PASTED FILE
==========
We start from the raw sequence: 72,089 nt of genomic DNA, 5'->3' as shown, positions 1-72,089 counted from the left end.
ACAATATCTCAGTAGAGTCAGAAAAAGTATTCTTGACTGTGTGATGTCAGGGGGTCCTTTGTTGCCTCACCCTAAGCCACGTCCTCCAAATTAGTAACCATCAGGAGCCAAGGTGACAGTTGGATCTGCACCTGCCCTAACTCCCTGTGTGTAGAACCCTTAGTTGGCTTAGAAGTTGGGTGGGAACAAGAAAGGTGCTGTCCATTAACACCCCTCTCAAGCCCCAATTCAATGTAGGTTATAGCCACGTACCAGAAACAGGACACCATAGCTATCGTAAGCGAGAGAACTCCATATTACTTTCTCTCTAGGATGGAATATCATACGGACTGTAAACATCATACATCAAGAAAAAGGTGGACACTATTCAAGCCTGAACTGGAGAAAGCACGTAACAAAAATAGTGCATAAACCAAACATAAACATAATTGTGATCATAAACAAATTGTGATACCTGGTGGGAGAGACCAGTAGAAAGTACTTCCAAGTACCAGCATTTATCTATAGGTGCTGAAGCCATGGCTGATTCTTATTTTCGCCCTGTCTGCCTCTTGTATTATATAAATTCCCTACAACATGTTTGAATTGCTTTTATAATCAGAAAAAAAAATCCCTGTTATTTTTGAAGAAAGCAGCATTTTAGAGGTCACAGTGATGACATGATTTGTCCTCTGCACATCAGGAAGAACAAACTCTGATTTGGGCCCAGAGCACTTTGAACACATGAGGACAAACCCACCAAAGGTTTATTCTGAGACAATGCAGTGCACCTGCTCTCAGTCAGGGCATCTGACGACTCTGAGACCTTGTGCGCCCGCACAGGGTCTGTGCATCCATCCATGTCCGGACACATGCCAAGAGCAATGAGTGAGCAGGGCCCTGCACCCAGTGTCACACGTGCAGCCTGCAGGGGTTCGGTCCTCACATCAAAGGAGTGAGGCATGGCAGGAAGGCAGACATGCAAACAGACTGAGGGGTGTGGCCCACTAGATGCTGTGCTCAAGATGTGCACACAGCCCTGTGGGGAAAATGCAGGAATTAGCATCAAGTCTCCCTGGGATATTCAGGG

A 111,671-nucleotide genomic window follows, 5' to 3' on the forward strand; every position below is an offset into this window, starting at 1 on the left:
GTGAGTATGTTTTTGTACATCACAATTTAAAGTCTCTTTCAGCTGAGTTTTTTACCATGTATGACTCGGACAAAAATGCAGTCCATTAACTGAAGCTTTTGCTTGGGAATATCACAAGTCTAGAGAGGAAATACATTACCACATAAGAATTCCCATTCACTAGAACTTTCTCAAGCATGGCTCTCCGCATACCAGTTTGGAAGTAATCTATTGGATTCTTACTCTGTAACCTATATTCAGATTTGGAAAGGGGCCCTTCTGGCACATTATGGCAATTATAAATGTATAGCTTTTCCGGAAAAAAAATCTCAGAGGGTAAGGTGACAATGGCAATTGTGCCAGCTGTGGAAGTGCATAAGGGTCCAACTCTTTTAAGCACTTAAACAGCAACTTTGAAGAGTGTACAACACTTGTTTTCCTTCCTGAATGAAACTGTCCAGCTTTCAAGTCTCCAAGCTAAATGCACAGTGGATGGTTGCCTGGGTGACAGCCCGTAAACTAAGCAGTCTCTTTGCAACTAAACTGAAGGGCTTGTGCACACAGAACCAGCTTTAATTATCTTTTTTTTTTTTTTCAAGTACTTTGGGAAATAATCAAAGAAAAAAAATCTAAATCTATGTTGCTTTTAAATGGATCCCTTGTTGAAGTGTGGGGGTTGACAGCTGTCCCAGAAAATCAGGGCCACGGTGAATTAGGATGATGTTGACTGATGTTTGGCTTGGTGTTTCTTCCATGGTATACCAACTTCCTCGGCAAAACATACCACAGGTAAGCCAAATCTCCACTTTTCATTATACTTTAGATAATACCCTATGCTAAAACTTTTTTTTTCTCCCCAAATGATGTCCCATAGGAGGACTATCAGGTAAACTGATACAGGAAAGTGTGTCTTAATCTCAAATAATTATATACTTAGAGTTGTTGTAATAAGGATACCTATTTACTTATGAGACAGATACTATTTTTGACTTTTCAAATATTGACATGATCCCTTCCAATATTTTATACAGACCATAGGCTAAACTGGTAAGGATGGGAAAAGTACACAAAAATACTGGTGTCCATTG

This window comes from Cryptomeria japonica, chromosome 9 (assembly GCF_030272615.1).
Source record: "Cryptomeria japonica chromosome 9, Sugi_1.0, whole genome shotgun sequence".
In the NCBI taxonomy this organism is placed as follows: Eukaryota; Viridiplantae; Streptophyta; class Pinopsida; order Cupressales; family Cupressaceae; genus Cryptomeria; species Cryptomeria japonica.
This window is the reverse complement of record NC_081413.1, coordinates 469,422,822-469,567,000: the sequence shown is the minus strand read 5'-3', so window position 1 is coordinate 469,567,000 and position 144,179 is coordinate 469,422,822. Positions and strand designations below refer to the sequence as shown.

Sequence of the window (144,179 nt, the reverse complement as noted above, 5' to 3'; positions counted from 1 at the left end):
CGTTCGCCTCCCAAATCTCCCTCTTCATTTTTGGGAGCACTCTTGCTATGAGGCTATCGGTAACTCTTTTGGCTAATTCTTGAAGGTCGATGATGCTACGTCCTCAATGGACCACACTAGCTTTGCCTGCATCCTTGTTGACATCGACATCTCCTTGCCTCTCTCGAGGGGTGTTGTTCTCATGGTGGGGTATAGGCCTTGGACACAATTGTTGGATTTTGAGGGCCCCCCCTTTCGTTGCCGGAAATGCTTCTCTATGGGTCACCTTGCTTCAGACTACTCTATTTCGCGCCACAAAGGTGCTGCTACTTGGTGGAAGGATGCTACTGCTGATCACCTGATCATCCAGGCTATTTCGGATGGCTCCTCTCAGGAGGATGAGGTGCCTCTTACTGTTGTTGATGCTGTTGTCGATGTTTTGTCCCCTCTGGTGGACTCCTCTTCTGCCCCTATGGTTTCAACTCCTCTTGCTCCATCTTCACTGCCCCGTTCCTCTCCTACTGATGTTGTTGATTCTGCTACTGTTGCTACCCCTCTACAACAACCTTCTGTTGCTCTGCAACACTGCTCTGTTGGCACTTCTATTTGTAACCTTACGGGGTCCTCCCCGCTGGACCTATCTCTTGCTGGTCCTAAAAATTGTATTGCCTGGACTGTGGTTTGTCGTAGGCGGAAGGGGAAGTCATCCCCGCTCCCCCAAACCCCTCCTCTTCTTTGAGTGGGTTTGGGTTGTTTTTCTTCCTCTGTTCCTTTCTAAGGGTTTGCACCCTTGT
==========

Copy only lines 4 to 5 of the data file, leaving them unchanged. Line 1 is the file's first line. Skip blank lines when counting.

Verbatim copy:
GTGAGTATGTTTTTGTACATCACAATTTAAAGTCTCTTTCAGCTGAGTTTTTTACCATGTATGACTCGGACAAAAATGCAGTCCATTAACTGAAGCTTTTGCTTGGGAATATCACAAGTCTAGAGAGGAAATACATTACCACATAAGAATTCCCATTCACTAGAACTTTCTCAAGCATGGCTCTCCGCATACCAGTTTGGAAGTAATCTATTGGATTCTTACTCTGTAACCTATATTCAGATTTGGAAAGGGGCCCTTCTGGCACATTATGGCAATTATAAATGTATAGCTTTTCCGGAAAAAAAATCTCAGAGGGTAAGGTGACAATGGCAATTGTGCCAGCTGTGGAAGTGCATAAGGGTCCAACTCTTTTAAGCACTTAAACAGCAACTTTGAAGAGTGTACAACACTTGTTTTCCTTCCTGAATGAAACTGTCCAGCTTTCAAGTCTCCAAGCTAAATGCACAGTGGATGGTTGCCTGGGTGACAGCCCGTAAACTAAGCAGTCTCTTTGCAACTAAACTGAAGGGCTTGTGCACACAGAACCAGCTTTAATTATCTTTTTTTTTTTTTTCAAGTACTTTGGGAAATAATCAAAGAAAAAAAATCTAAATCTATGTTGCTTTTAAATGGATCCCTTGTTGAAGTGTGGGGGTTGACAGCTGTCCCAGAAAATCAGGGCCACGGTGAATTAGGATGATGTTGACTGATGTTTGGCTTGGTGTTTCTTCCATGGTATACCAACTTCCTCGGCAAAACATACCACAGGTAAGCCAAATCTCCACTTTTCATTATACTTTAGATAATACCCTATGCTAAAACTTTTTTTTTCTCCCCAAATGATGTCCCATAGGAGGACTATCAGGTAAACTGATACAGGAAAGTGTGTCTTAATCTCAAATAATTATATACTTAGAGTTGTTGTAATAAGGATACCTATTTACTTATGAGACAGATACTATTTTTGACTTTTCAAATATTGACATGATCCCTTCCAATATTTTATACAGACCATAGGCTAAACTGGTAAGGATGGGAAAAGTACACAAAAATACTGGTGTCCATTG

This window comes from Cryptomeria japonica, chromosome 9 (assembly GCF_030272615.1).